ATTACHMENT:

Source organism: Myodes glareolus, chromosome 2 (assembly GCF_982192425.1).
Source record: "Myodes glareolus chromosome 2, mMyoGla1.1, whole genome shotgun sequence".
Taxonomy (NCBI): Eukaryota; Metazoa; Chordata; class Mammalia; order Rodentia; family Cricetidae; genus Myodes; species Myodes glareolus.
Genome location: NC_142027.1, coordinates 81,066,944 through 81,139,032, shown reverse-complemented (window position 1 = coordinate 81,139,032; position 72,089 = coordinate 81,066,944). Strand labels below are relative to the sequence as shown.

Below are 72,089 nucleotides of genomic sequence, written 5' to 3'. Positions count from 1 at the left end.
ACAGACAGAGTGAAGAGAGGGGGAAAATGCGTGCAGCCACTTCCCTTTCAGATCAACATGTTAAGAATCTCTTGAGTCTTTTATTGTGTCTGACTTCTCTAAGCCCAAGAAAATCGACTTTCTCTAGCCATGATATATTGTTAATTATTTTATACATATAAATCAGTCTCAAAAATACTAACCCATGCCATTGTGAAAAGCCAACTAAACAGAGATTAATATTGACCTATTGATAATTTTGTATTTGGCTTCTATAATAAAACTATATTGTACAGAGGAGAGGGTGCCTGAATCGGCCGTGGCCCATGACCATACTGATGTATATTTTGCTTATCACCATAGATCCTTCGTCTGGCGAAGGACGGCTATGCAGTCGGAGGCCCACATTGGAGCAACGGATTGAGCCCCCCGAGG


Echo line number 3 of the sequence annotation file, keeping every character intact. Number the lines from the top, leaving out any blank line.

Taxonomy (NCBI): Eukaryota; Metazoa; Chordata; class Mammalia; order Rodentia; family Cricetidae; genus Myodes; species Myodes glareolus.